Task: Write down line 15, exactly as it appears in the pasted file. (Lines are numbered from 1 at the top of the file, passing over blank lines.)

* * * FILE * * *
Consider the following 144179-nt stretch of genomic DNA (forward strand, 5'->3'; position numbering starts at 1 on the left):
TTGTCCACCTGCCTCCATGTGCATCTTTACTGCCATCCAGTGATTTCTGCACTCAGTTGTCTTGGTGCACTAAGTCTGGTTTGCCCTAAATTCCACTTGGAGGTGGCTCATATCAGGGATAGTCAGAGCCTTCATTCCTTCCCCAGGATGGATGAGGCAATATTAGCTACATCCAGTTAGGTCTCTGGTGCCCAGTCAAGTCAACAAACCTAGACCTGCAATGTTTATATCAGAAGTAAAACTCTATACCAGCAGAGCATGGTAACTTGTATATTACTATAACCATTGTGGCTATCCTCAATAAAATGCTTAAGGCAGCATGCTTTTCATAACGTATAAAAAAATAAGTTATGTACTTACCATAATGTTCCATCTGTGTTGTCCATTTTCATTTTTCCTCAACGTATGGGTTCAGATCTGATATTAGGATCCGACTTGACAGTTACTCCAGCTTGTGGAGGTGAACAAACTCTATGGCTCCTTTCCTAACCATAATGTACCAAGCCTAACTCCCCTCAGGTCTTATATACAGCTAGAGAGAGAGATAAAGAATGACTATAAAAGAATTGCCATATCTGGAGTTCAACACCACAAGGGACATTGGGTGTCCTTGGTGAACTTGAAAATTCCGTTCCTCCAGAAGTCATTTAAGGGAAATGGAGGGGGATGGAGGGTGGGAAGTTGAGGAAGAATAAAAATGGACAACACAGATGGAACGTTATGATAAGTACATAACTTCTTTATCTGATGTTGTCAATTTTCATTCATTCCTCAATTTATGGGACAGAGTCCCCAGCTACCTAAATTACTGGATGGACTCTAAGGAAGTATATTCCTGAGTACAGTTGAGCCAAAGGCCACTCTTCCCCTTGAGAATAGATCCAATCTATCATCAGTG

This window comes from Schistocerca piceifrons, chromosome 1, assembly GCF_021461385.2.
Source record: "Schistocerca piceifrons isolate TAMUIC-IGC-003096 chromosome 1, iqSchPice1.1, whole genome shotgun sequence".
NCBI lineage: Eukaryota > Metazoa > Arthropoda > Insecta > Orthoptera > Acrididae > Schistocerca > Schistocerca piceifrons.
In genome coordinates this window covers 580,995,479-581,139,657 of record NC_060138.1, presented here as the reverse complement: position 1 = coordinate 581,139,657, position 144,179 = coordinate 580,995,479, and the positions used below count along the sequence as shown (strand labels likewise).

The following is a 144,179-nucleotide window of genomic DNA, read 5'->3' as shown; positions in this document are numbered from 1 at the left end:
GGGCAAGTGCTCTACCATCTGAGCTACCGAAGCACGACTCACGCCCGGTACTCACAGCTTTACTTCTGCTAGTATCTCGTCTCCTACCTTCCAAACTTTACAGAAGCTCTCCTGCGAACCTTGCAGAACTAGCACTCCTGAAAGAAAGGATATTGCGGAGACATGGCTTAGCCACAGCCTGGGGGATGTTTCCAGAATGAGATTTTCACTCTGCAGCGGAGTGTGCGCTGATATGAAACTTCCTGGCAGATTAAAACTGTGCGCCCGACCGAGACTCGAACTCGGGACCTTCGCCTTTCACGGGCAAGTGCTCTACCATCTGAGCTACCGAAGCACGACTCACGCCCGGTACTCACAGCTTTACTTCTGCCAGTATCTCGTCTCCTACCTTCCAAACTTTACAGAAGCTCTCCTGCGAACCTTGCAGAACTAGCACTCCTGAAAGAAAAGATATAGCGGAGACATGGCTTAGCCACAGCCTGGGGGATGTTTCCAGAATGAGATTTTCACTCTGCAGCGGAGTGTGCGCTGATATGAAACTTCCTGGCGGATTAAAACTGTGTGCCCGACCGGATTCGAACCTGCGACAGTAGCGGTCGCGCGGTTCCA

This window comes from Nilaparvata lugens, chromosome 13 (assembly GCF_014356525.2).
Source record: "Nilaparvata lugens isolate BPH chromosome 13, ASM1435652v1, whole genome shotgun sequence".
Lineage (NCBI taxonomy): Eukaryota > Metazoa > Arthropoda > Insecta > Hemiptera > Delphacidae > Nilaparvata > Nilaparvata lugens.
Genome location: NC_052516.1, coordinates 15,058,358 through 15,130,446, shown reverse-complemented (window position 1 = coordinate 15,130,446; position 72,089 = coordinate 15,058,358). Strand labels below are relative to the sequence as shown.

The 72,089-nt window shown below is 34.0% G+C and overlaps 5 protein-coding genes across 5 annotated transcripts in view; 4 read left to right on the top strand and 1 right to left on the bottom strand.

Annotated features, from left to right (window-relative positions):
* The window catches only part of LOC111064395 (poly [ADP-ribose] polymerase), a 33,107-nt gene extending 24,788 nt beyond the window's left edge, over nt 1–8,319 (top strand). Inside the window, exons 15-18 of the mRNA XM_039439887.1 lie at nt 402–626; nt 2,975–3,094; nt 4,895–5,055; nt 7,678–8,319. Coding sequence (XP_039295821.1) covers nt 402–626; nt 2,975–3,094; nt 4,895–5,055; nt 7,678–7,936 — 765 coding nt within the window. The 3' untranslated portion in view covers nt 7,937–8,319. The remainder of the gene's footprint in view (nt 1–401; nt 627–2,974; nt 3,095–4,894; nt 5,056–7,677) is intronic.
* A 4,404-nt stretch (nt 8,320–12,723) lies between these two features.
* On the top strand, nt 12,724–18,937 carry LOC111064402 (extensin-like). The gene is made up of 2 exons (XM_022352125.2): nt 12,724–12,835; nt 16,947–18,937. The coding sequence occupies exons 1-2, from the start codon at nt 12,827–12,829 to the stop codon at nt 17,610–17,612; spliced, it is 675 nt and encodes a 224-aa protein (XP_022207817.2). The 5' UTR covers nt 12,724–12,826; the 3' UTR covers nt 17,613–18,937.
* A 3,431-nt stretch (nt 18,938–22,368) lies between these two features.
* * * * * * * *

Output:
* The window catches only part of LOC111064395 (poly [ADP-ribose] polymerase), a 33,107-nt gene extending 24,788 nt beyond the window's left edge, over nt 1–8,319 (top strand). Inside the window, exons 15-18 of the mRNA XM_039439887.1 lie at nt 402–626; nt 2,975–3,094; nt 4,895–5,055; nt 7,678–8,319. Coding sequence (XP_039295821.1) covers nt 402–626; nt 2,975–3,094; nt 4,895–5,055; nt 7,678–7,936 — 765 coding nt within the window. The 3' untranslated portion in view covers nt 7,937–8,319. The remainder of the gene's footprint in view (nt 1–401; nt 627–2,974; nt 3,095–4,894; nt 5,056–7,677) is intronic.